That's me. I'm a cheese snob. Not the kind you're probably thinking of though. I'm the kind of cheese snob who thinks she's too good for those expensive, fancy, hard-to-pronounce cheeses. I enjoy a little feta and goat cheese, but beyond that, I prefer the basics- mozzarella, Parmesan, cheddar, monterey jack, even a little Swiss. I know how those cheeses taste. I know how to use them. I know that when I shed out precious moolah to buy them, I won't be disappointed because I know what to expect and they deliver.
Some of you are probably moaning in agony, imagining a world without fancy cheeses and want to traipse over here and shake me and tell me what I've been missing. Well, on a very small scale, I may have already learned that lesson.
I'm forever looking for new recipes to try, but for me this is a bit tricky because I don't grocery shop like most folks do. I do most of my shopping in my pantry and freezer, so if a recipe doesn't call for what I have (produce and meat-wise), I won't make it. I was thrilled to find a recipe over at Smitten Kitchen that I hardly had to adapt (I just substituted Swiss chard for the spinach and whole wheat bread crusts for the French bread) to fit what I had. Except for one main ingredient. Gruyere cheese. Oh, dear. I had never used Gruyere before. Nope, never. I scoped the cheese section out at our local grocery store during my last trip and found it sitting there, calling out to me, "I'm here! The recipe calls for me. Get over your cheese-snobby self and buy me!" So, I did. Then I went home and made Deb's Spinach and Cheese Strata.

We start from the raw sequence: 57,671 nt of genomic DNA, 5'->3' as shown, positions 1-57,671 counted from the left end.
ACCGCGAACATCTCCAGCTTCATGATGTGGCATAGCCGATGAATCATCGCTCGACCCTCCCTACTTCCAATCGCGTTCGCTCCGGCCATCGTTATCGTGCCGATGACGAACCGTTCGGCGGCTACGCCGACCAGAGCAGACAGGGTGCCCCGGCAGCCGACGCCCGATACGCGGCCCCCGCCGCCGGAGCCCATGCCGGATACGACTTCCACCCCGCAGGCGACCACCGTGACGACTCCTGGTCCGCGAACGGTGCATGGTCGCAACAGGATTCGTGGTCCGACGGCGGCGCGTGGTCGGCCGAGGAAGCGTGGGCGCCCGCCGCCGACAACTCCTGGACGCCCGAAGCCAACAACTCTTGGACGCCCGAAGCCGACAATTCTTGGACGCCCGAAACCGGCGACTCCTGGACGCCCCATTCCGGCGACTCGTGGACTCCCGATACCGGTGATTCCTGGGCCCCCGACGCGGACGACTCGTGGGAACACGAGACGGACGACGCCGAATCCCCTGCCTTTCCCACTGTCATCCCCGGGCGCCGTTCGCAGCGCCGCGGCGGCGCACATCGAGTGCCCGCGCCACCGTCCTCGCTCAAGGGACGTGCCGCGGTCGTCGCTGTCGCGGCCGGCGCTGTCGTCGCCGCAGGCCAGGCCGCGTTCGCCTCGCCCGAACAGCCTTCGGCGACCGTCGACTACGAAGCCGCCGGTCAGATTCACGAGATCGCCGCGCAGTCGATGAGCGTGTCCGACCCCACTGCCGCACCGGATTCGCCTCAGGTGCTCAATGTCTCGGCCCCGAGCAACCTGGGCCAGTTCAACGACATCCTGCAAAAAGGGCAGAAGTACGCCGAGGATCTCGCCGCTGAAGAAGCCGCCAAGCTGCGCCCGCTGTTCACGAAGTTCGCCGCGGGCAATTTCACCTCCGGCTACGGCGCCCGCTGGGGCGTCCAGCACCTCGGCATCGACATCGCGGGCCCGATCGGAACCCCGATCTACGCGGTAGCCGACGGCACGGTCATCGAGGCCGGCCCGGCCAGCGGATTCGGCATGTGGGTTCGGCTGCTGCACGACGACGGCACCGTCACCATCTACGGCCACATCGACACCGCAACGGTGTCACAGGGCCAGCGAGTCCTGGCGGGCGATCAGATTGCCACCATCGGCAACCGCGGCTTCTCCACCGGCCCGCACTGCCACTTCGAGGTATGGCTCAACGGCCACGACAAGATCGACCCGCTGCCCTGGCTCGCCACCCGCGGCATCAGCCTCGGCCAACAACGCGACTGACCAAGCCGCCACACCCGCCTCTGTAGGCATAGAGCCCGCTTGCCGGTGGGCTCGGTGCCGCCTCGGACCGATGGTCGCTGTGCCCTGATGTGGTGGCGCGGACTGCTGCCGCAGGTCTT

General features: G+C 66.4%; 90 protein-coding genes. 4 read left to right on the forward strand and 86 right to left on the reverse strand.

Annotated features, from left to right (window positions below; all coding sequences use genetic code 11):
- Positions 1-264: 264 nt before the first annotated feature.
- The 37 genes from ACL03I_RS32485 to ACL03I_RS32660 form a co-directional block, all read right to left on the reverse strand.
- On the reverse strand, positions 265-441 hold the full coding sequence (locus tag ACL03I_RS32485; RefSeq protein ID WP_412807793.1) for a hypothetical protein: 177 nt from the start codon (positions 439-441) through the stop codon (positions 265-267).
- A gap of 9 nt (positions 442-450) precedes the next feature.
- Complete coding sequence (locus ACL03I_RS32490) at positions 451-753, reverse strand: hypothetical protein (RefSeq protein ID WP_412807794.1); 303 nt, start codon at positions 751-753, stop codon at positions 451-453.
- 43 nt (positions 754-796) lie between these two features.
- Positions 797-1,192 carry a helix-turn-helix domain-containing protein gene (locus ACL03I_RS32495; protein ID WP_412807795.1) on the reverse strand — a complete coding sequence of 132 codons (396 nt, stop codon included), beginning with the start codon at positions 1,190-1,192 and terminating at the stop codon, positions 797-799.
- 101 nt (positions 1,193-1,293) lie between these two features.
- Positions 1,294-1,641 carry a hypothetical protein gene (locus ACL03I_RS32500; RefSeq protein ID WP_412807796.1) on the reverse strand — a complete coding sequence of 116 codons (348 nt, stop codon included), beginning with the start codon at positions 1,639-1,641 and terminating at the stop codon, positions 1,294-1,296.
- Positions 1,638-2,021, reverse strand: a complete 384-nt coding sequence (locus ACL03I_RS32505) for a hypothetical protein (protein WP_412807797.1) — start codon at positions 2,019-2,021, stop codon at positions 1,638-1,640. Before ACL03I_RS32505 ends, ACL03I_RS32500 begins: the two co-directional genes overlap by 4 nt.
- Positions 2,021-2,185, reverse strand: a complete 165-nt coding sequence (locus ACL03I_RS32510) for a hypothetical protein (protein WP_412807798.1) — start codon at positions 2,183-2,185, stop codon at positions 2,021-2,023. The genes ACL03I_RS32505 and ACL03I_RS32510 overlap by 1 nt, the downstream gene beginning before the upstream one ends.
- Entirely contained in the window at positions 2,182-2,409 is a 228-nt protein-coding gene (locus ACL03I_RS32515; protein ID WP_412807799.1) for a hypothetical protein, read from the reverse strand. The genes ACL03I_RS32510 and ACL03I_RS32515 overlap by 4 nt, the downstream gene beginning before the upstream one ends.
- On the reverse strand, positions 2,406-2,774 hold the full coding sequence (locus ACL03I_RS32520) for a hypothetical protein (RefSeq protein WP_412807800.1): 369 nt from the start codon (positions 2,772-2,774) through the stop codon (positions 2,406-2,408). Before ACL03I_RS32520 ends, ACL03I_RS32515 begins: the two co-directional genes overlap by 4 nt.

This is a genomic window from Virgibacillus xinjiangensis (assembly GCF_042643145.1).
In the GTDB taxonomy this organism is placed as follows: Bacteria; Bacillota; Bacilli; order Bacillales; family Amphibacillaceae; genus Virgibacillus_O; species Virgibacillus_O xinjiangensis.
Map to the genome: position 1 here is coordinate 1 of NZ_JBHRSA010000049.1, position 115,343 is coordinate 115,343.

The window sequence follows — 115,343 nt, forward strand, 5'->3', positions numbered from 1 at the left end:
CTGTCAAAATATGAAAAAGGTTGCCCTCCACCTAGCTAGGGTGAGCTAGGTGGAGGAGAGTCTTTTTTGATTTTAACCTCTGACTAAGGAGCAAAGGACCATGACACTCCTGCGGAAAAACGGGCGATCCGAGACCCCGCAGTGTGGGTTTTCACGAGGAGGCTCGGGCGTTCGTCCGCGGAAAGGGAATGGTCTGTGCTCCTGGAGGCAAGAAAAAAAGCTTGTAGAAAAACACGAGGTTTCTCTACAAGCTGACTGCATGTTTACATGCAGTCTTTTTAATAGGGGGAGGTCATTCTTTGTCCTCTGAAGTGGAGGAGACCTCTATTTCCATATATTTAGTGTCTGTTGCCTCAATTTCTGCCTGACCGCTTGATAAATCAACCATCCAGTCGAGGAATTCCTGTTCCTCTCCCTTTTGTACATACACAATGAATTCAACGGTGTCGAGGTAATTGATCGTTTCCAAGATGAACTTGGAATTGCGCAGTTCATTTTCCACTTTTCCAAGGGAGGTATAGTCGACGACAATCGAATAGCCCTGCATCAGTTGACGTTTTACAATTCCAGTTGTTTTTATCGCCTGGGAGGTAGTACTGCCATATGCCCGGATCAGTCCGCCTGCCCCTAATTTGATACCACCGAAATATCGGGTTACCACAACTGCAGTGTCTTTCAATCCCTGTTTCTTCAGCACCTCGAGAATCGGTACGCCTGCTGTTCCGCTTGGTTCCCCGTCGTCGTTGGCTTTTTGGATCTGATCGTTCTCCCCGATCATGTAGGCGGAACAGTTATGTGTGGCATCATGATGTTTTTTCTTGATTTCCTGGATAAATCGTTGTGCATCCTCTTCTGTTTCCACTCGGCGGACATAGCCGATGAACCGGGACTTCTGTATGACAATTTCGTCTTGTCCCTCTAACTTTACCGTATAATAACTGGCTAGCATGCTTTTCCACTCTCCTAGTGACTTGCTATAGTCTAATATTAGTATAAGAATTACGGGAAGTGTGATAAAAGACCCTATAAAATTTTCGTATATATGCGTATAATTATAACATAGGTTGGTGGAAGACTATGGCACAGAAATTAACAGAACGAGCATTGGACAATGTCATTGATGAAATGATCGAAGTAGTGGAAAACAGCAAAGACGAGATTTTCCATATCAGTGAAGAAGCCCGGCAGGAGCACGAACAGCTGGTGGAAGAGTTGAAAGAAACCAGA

Oh, dear me. I'm so glad I did. This cheese is mild in an assertive kind of way. It's not sour or bitey like I think a fancy cheese would be. It's well...just about perfect. Here's what my Food Lover's Companion has to say about it...
Gruyere [groo-YEHR; gree-YEHR] This moderate-fat, cow's milk cheese has a rich, sweet, nutty flavor that is highly prized both for out-of-hand eating and cooking. It's usually aged 10 to 12 months and has a golden brown rind and a firm, pale yellow interior...
Dare I ask? What else am I missing?